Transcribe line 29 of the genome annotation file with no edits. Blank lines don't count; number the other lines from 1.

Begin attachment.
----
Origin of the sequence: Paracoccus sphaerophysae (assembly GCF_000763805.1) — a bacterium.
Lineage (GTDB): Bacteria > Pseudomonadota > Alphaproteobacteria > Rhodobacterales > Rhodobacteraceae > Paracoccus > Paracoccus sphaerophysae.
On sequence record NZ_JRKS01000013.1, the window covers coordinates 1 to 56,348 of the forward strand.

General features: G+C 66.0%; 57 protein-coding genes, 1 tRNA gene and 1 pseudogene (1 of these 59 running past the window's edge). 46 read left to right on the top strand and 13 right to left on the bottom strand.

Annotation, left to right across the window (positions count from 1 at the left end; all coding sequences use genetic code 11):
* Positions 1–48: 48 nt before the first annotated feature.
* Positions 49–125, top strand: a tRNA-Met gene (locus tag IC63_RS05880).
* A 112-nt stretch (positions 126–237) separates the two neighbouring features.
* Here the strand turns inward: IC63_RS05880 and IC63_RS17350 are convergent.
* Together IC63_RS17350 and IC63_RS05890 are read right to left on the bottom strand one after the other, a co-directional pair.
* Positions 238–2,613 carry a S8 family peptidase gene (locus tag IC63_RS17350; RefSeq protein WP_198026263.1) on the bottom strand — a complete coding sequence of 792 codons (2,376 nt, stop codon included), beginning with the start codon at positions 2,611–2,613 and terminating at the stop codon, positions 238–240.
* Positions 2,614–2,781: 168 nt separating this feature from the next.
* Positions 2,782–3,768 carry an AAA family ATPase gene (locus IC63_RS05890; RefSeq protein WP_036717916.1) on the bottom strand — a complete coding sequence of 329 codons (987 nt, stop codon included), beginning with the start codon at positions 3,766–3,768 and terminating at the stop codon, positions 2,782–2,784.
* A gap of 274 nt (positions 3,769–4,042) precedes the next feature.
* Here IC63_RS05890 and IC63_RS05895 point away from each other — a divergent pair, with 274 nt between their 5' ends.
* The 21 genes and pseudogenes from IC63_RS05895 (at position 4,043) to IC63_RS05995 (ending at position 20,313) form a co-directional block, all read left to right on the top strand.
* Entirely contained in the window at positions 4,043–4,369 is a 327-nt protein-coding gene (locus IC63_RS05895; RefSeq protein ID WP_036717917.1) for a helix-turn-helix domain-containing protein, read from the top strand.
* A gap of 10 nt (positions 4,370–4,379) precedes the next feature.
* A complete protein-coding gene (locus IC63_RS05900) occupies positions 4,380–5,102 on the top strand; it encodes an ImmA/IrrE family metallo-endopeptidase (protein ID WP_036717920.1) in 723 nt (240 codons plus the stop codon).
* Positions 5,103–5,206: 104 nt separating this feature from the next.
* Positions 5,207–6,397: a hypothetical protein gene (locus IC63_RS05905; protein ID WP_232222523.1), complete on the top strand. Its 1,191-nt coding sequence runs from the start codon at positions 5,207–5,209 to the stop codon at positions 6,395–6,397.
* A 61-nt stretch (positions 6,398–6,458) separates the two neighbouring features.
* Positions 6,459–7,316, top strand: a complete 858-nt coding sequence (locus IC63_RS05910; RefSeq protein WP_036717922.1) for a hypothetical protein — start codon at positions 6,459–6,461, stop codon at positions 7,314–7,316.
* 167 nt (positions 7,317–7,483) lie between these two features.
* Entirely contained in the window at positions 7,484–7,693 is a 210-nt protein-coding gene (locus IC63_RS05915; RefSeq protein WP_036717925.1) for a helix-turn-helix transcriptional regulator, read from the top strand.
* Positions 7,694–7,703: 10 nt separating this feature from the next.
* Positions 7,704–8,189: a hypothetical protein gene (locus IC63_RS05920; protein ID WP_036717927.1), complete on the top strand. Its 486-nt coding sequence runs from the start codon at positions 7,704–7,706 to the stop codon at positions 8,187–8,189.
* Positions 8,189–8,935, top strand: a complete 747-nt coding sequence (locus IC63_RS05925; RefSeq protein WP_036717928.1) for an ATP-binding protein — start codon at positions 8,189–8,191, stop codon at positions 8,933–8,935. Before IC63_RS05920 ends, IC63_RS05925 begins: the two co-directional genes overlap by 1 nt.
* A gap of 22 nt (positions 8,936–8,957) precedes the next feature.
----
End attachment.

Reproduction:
* A gap of 22 nt (positions 8,936–8,957) precedes the next feature.